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|Figure 3: CT scan showing cavitary lesion on the left side with pneumopericardium|
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Barium swallow fluoroscopy ruled out any esophagopericardial fistula. The patient did not have any symptoms related to pneumopericardium and its detection was purely incidental. Patient was started on anti-tubercular treatment (ATT) as per the guidelines of revised national tuberculosis control program. Patient showed clinical improvement after 4 weeks of treatment. Repeat X-ray chest also showed resolution of pneumopericardium .
| Discussion|| |
Pneumopericardium was first described by Bricheteau in 1844 who named bruit de Moulin (water wheel sound) associated with pneumopericardium.  Pneumopericardium occurs typically because of the breech of the pericardium by traumatic or nontraumatic causes. In adults, 60% of pneumopericardium results from trauma either sharp or blunt. Other causes attributed to pneumopericardium can be noniatrogenic or iatrogenic. Iatrogenic factors include thoracocentesis, thoracic surgery, endotracheal intubation, sternal bone marrow puncture, or positive pressure mechanical ventilation. Noniatrogenic causes can be underlying disease processes like infected fluid or gas producing organisms in the pericardial sac, fistulous communication between pericardium and other air containing structures such as bronchus,  esophagus, or stomach and amebic liver abscess. Other causes also include foreign body aspiration,  physical exertion,  parturition, severe cough, acute asthma,  cocaine inhalation, chlorine gas exposure, and forceful emesis.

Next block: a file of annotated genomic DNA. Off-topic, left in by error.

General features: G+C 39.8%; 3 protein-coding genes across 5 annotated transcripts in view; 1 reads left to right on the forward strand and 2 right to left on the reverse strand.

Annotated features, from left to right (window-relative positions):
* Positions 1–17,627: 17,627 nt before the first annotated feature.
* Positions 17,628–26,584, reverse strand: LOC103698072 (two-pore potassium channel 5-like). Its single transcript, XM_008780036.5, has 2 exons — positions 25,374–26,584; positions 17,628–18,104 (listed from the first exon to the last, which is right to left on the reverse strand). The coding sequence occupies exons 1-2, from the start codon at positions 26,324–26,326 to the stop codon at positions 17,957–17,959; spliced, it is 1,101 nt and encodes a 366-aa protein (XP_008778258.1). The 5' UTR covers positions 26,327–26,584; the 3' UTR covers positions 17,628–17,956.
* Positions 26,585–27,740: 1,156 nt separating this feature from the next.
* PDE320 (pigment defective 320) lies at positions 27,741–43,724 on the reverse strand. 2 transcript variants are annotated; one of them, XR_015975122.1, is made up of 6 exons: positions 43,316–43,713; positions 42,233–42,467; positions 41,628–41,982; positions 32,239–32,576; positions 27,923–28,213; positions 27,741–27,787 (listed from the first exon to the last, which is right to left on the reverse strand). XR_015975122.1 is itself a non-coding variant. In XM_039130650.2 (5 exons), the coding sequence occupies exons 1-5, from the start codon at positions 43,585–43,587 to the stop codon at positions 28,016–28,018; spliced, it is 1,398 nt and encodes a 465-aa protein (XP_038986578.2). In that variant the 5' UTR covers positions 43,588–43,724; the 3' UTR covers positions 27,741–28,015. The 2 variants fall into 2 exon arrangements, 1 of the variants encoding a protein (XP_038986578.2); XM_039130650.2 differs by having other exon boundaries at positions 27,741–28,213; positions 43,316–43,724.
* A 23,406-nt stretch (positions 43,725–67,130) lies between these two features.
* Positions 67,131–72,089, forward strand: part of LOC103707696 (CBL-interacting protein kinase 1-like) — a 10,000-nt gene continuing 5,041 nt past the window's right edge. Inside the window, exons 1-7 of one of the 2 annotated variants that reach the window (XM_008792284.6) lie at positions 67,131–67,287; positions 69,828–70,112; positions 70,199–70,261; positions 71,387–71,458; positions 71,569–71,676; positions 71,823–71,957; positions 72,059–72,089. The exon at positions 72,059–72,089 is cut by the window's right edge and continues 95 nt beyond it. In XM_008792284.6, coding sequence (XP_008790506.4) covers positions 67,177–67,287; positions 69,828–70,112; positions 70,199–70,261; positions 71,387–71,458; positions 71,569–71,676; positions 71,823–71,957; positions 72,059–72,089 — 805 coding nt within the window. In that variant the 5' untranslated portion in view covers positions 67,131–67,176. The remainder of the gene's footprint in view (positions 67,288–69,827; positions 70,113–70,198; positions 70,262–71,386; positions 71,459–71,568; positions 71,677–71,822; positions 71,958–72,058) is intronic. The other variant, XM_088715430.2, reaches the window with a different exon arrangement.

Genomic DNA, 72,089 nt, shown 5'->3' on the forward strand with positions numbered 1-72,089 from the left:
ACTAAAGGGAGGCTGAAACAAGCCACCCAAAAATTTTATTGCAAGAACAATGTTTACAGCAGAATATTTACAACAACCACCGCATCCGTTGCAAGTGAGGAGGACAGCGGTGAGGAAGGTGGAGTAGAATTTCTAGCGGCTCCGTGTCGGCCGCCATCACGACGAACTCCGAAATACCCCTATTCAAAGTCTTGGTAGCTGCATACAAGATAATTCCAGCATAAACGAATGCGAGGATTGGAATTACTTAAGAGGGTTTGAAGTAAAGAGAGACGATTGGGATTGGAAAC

The possible mechanism of pneumopericardium in this case could either be a severe bout of cough or a fistulous communication of pericardium with an infected contiguous organ.  The rise in intra-alveolar pressure above atmospheric pressure due to increased bout of coughing may lead to rupture of alveoli and the released air moves to hilar area, mediastinum, and through pericardial reflections on the pulmonary vessels in the pericardial cavity.  The parietal pericardium is reflected on the visceral pericardium near ostia of the pulmonary veins, the weakest histological area.  Nectrotizing pulmonary process like tuberculosis in the setting of HIV could have resulted in the fistulous communication between the lung and pericardium leading to pneumopericardium in this patient.
Pneumopericardium may be symptomatic or asymptomatic depending upon the quantity of air in the pericardium. The patient with a small pneumopericardium may be asymptomatic and the cardiac examination may be normal. It may only be diagnosed incidentally on a chest radiograph and the gas usually does not rise above the upper limit of the pericardium in the erect position, which differentiates the pneumopericardium from pneumomediastinum  as in this patient. In large pneumopericardium the patient may be symptomatic and the note may be tympanic and heart sounds may be metallic. The commonest symptoms are dyspnea and precordial chest pain. Other symptoms if present are associated with the underlying etiology. Tension pneumopericardium leading to cardiac tamponade occasionally complicates pneumopericardium. This complication is thought to be caused by a ball valve mechanism preventing air from leaving the pericardial space.
Pneumopericardium unlike pneumothorax often does not require any specific treatment and is usually self-limiting as in the present case. The treatment of small or asymptomatic pneumopericardium is usually directed toward the underlying disease. Treatment is required in cases of large and symptomatic pneumopericardium or in patients of tension pneumopericardium, which can be a needle aspiration or tube decompression. Oxygen therapy in high concentrations as in management of pneumothorax can also be helpful in absorption of air.
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[Figure 1], [Figure 2], [Figure 3]